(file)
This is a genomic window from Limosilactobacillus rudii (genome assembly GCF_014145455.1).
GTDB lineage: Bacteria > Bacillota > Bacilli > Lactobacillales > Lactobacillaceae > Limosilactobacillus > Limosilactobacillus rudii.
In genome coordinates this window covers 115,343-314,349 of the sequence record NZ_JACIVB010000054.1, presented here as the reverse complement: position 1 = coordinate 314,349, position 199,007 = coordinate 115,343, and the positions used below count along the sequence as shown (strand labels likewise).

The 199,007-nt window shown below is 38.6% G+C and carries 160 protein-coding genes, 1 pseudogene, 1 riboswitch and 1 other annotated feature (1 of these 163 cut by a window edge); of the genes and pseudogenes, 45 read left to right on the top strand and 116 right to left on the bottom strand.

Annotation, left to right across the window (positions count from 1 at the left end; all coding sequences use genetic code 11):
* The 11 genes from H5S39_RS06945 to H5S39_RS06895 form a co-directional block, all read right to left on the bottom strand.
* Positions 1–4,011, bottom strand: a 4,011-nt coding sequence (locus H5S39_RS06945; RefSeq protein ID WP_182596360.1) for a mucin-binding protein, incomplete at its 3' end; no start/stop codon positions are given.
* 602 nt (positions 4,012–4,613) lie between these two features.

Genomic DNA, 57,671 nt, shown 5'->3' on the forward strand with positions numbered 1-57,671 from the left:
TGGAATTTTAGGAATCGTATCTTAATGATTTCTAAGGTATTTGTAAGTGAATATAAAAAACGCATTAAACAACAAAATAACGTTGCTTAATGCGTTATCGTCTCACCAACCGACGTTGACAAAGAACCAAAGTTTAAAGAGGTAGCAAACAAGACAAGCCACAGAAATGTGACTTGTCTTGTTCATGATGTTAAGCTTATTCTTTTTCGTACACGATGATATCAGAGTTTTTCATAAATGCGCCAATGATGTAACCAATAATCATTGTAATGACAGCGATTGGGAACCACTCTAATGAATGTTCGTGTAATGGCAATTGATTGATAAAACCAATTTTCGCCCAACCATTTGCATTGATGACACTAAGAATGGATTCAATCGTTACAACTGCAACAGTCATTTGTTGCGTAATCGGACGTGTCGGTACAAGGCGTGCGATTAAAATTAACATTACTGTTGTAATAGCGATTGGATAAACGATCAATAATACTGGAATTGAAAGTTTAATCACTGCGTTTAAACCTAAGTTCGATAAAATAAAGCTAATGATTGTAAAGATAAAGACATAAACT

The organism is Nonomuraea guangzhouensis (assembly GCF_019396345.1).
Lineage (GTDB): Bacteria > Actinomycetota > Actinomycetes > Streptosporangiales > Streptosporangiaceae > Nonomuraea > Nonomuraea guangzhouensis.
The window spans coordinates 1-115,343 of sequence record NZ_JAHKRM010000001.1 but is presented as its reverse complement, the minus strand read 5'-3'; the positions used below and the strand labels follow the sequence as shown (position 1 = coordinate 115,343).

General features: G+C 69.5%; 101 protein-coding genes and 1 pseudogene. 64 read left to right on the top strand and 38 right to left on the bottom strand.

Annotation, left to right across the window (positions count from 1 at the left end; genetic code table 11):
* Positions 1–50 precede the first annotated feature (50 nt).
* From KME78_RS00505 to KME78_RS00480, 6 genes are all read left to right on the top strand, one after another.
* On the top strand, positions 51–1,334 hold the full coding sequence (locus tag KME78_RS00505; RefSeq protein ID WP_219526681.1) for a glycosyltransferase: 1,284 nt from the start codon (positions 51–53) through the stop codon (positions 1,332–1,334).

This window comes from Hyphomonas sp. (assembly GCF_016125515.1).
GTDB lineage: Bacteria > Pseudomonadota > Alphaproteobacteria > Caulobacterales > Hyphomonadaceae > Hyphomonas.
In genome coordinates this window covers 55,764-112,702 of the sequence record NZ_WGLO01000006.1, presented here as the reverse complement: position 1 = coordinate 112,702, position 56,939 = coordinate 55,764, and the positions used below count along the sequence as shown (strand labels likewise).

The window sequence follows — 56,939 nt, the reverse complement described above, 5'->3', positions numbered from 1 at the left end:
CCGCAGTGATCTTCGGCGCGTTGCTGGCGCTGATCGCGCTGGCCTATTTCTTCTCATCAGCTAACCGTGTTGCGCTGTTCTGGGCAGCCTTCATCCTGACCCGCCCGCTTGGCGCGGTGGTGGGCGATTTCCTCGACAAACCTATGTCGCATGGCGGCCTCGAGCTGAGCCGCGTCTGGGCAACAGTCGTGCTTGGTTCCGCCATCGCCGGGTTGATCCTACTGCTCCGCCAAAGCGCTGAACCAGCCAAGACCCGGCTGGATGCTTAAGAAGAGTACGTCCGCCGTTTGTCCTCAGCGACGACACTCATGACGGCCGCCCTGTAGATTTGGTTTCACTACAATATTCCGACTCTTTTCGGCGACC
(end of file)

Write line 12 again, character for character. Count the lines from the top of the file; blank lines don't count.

Lineage (GTDB): Bacteria > Actinomycetota > Actinomycetes > Streptosporangiales > Streptosporangiaceae > Nonomuraea > Nonomuraea guangzhouensis.